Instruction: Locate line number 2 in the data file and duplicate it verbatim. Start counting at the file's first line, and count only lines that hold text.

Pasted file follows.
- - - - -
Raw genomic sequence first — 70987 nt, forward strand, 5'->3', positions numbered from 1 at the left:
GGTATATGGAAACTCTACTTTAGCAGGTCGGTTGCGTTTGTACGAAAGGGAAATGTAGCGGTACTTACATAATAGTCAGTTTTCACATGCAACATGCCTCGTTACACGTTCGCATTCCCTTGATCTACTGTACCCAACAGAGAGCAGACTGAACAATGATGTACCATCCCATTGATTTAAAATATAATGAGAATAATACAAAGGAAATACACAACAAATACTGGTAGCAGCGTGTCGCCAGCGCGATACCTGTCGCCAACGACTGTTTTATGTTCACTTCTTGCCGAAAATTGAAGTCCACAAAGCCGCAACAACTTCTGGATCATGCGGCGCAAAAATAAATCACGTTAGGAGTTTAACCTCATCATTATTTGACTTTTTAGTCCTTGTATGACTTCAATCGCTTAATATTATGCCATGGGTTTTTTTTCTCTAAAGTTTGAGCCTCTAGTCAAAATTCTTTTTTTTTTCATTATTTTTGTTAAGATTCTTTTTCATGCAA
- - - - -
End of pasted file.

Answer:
GGTATATGGAAACTCTACTTTAGCAGGTCGGTTGCGTTTGTACGAAAGGGAAATGTAGCGGTACTTACATAATAGTCAGTTTTCACATGCAACATGCCTCGTTACACGTTCGCATTCCCTTGATCTACTGTACCCAACAGAGAGCAGACTGAACAATGATGTACCATCCCATTGATTTAAAATATAATGAGAATAATACAAAGGAAATACACAACAAATACTGGTAGCAGCGTGTCGCCAGCGCGATACCTGTCGCCAACGACTGTTTTATGTTCACTTCTTGCCGAAAATTGAAGTCCACAAAGCCGCAACAACTTCTGGATCATGCGGCGCAAAAATAAATCACGTTAGGAGTTTAACCTCATCATTATTTGACTTTTTAGTCCTTGTATGACTTCAATCGCTTAATATTATGCCATGGGTTTTTTTTCTCTAAAGTTTGAGCCTCTAGTCAAAATTCTTTTTTTTTTCATTATTTTTGTTAAGATTCTTTTTCATGCAA